After a brief period of clearing yesterday the clouds rolled back in and light snow and rain fell overnight. Today is forecasted to be cloudy with rain and snow showers and the wind and precipitation is forecasted to pick up tonight. What this means is there is a bit of a lull in major loading of the snowpack but there is still a lot of uncertainty about the set-up. We have received a lot of snow and rain (in a short period of time) and had strong winds. Warm temperatures have increased the likelihood that the storm layers are bonding but this has increased the chances for wet avalanches (see below). We have very limited information on the snowpack in the Alpine. There are a variety of concerns for today. This all means a conservative mindset is important.
Storm Slabs: Fluctuating temperatures and snowfall may combine to create storm slabs as new layers of snow are deposited. Pay attention to how well the new snow bonds to the snow below.
Wind Slabs: Winds today will continue to add stress to very large wind slabs in leeward terrain. Human triggering of these could be very dangerous due to the depth of slab. Avoid steep wind-loaded slopes.
Cornices: Natural cornice fall activity is still possible today and could trigger an avalanche on the slope below. Again this something you want to avoid traveling on or underneath. Cornices will be tender and could break way farther back than expected. Falling down the slope with a refrigerator to school bus sized chunk of snow on your snowmachine or skis would be terrible, if not deadly.
The storm that ended yesterday brought rain up to almost 1800′ that fell on to 1-2′ of snow. Temperatures remain around freezing or above at lower elevations. Rain is forecasted to fall again today up to 1600′. All this has created a set-up that is prime for wet avalanches. Natural wet loose and wet slab avalanches will be possible in the mid elevation band today and human triggered avalanches are likely in steep terrain. Look for roller ball activity, that is an indication that the surface snow is loosing strength and avoid terrain traps. Wet snow can be very hazardous especially if it gets moving and stuffs you into bad spot.
Recent wet slab avalanche South of the Bertha Creek campground.
Well… another glide avalanche happened! It was easy to check it out while getting gas at the Girdwood Tesoro. This is a great reminder that many glide cracks are still lurking under the new snow and have the potential to release at any time. Glides threaten a lot of well-traveled terrain on both the motorized and non-motorized side of the highway. Observers also reported that some of glide cracks are reappearing that indicates they are on the move. Avoid travel below glide cracks or under terrain where they might be.
Glide avalanche on the West face of Pyramid Peak. This happened sometime before 10:30 am when we first received a report of it.
The intense storm moved out yesterday and there was a brief window of clearing before the clouds and precipitation moved in again bringing rain and snow showers. Temperatures were above freezing for most day at lower elevations and in the mid to high 20Fs above 3000′. Easterly winds were moderate 25-35 mph with some gusts in the 50s.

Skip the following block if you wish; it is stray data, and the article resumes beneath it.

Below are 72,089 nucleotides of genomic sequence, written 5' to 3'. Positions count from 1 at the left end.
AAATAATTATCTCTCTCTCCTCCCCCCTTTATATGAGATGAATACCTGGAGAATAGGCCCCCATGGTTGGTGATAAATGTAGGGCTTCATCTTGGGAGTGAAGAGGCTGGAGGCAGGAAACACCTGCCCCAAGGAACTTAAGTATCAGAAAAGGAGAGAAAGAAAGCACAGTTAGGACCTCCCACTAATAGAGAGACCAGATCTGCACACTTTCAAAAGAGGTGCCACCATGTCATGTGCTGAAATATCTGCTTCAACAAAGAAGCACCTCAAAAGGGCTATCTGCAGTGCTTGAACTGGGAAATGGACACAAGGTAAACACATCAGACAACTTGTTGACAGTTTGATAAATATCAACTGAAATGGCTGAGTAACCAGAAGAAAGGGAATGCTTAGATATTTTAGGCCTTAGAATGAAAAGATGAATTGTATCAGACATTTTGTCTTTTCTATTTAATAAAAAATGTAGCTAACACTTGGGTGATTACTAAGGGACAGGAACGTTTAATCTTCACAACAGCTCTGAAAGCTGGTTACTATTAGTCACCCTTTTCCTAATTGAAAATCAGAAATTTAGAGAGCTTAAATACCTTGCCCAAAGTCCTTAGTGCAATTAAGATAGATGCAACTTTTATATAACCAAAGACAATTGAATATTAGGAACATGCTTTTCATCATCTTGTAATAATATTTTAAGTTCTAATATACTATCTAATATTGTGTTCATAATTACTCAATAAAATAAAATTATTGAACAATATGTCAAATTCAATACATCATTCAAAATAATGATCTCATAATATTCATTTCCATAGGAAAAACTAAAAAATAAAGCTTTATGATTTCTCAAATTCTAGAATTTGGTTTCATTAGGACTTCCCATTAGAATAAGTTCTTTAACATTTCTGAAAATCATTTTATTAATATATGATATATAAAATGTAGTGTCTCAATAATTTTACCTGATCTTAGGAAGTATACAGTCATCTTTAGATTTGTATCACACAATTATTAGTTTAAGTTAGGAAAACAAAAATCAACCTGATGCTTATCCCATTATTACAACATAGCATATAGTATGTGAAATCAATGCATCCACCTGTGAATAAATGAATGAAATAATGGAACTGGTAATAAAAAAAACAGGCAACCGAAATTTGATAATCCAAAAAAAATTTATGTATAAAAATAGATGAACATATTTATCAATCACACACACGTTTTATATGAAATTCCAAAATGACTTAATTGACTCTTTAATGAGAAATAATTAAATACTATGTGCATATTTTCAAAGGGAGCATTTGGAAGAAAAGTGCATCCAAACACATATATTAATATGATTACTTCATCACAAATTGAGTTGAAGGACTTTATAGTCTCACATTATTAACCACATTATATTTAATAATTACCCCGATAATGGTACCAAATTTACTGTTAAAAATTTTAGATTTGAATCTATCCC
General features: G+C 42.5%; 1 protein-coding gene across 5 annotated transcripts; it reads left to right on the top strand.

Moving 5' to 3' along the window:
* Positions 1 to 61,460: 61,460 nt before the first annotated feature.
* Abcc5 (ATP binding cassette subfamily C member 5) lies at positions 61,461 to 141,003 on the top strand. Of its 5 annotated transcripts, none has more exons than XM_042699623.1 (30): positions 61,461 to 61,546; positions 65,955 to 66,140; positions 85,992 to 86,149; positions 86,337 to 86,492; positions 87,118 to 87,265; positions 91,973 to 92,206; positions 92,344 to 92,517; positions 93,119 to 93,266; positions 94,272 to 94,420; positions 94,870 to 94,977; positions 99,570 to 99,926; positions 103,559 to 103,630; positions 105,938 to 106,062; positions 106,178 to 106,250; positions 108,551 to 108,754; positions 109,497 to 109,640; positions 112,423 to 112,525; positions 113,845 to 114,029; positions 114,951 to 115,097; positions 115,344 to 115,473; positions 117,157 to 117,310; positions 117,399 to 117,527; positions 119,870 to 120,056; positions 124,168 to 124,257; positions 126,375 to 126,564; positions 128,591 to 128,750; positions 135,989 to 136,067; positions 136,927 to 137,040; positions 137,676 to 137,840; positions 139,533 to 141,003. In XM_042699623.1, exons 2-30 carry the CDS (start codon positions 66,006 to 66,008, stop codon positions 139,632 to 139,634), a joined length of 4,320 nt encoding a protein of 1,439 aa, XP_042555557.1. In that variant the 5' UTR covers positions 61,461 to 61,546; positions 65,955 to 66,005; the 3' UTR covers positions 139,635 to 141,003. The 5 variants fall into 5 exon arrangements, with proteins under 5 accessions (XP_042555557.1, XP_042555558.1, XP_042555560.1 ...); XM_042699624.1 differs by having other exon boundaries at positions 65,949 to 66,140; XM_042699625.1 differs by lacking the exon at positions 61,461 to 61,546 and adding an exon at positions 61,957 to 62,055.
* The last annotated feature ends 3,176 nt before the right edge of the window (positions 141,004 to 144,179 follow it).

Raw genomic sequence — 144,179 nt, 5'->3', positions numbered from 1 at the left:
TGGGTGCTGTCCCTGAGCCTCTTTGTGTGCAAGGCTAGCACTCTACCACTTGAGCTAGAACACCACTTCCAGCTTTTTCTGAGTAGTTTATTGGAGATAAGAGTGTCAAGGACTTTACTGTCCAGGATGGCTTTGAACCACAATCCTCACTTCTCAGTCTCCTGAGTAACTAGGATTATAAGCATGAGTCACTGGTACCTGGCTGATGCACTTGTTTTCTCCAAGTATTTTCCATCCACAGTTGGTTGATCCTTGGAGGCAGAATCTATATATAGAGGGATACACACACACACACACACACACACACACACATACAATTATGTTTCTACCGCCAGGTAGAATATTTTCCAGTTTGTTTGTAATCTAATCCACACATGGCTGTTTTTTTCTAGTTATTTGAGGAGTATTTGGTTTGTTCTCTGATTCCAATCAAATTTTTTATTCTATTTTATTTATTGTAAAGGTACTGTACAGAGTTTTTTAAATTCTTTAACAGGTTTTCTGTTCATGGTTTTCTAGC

Today will be mostly cloudy with continued rain and snow showers. Rain/snow line is forecasted to be around 1600′. 0-5″ of snow could fall at higher elevations. Winds will Easterly 20-40 mph. Temperatures will be in the 30Fs and 40Fs. Precipitation and winds will pick up overnight.
This pattern continues into the weekend with warm temperatures, rain and snow and Easterly winds. Southcentral is in a ‘warm southeast flow’. Lows continue to move into the Gulf and moisture will continue to push into the advisory area.
|Temp Avg (F)||Snow (in)||Water (in)||Snow Depth (in)|
|Center Ridge (1880′)||34||0||.6||134|
|Summit Lake (1400′)||35||0||0||42|
|Alyeska Mid (1700′)||33||1||.14||104|
|Temp Avg (F)||Wind Dir||Wind Avg (mph)||Wind Gust (mph)|
|Seattle Ridge (2400′)||27||n/a||n/a||n/a|
|04/16/21||Turnagain||Avalanche: Seattle Ridge||Wendy Wagner Forecaster|
|04/16/21||Turnagain||Avalanche: Turnagain Pass, non-motorized side seen from Seattle Ridge||CNFAIC Staff Forecaster|
|04/15/21||Turnagain||Observation: Tincan||Schauer/ Rothman Forecaster|
|04/13/21||Turnagain||Observation: Turnagain Pass Road Obs||A Schauer Forecaster|
|04/12/21||Turnagain||Observation: Tincan||Johnston-Bloom / Latosuo Forecaster|
|04/10/21||Turnagain||Observation: north sides||lance breeding|
|04/09/21||Turnagain||Observation: Girdwood to Turnagain Road Observations||W Wagner Forecaster|
|04/05/21||Turnagain||Avalanche: Resort bowl Seattle creek head wall||Clint Kyffin|
|04/04/21||Turnagain||Observation: Center Ridge||Andy Moderow|
|04/03/21||Turnagain||Observation: Repeat Offender – Seattle Ridge||Troy Tempel|
Status of riding areas across the Chugach NF is managed by the Glacier and Seward Ranger Districts, not avalanche center staff. Riding area information is posted as a public service to our users and updated based on snow depth and snow density to prevent resource damage at trailhead locations. Riding area questions contact: firstname.lastname@example.org
|Area||Status||Weather & Riding Conditions|
This is a general backcountry avalanche advisory issued for Turnagain Arm with Turnagain Pass as the core advisory area. This advisory does not apply to highways, railroads or operating ski areas.